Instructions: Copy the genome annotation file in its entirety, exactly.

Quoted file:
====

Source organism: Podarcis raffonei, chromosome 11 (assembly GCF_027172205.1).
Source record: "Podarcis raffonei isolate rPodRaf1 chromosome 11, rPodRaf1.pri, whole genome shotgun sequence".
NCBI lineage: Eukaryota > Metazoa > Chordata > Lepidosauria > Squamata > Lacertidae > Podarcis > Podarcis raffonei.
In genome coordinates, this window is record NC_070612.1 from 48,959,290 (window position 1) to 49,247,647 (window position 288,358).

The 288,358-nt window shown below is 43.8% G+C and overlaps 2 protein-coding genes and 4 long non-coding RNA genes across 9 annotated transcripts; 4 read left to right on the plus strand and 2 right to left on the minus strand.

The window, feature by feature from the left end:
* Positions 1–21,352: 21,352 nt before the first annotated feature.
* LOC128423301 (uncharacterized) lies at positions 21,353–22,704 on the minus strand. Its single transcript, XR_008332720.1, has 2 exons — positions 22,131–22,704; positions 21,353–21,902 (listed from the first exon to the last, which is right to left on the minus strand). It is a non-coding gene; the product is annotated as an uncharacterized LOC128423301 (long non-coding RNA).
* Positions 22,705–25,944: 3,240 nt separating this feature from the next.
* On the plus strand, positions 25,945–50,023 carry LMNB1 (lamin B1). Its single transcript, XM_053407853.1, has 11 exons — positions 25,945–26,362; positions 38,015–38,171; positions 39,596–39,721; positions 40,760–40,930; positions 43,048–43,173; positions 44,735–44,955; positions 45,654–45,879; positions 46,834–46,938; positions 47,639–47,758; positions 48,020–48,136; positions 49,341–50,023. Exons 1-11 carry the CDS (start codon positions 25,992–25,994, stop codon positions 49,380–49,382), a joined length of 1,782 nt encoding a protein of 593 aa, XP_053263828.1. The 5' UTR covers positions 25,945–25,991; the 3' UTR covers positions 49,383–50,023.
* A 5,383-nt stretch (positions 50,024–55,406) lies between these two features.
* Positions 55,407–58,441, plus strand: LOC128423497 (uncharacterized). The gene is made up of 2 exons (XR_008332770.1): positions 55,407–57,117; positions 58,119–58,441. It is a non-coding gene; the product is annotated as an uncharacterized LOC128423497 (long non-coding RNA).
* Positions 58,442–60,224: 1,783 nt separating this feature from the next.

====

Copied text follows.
Source organism: Podarcis raffonei, chromosome 11 (assembly GCF_027172205.1).
Source record: "Podarcis raffonei isolate rPodRaf1 chromosome 11, rPodRaf1.pri, whole genome shotgun sequence".
NCBI lineage: Eukaryota > Metazoa > Chordata > Lepidosauria > Squamata > Lacertidae > Podarcis > Podarcis raffonei.
In genome coordinates, this window is record NC_070612.1 from 48,959,290 (window position 1) to 49,247,647 (window position 288,358).

The 288,358-nt window shown below is 43.8% G+C and overlaps 2 protein-coding genes and 4 long non-coding RNA genes across 9 annotated transcripts; 4 read left to right on the plus strand and 2 right to left on the minus strand.

The window, feature by feature from the left end:
* Positions 1–21,352: 21,352 nt before the first annotated feature.
* LOC128423301 (uncharacterized) lies at positions 21,353–22,704 on the minus strand. Its single transcript, XR_008332720.1, has 2 exons — positions 22,131–22,704; positions 21,353–21,902 (listed from the first exon to the last, which is right to left on the minus strand). It is a non-coding gene; the product is annotated as an uncharacterized LOC128423301 (long non-coding RNA).
* Positions 22,705–25,944: 3,240 nt separating this feature from the next.
* On the plus strand, positions 25,945–50,023 carry LMNB1 (lamin B1). Its single transcript, XM_053407853.1, has 11 exons — positions 25,945–26,362; positions 38,015–38,171; positions 39,596–39,721; positions 40,760–40,930; positions 43,048–43,173; positions 44,735–44,955; positions 45,654–45,879; positions 46,834–46,938; positions 47,639–47,758; positions 48,020–48,136; positions 49,341–50,023. Exons 1-11 carry the CDS (start codon positions 25,992–25,994, stop codon positions 49,380–49,382), a joined length of 1,782 nt encoding a protein of 593 aa, XP_053263828.1. The 5' UTR covers positions 25,945–25,991; the 3' UTR covers positions 49,383–50,023.
* A 5,383-nt stretch (positions 50,024–55,406) lies between these two features.
* Positions 55,407–58,441, plus strand: LOC128423497 (uncharacterized). The gene is made up of 2 exons (XR_008332770.1): positions 55,407–57,117; positions 58,119–58,441. It is a non-coding gene; the product is annotated as an uncharacterized LOC128423497 (long non-coding RNA).
* Positions 58,442–60,224: 1,783 nt separating this feature from the next.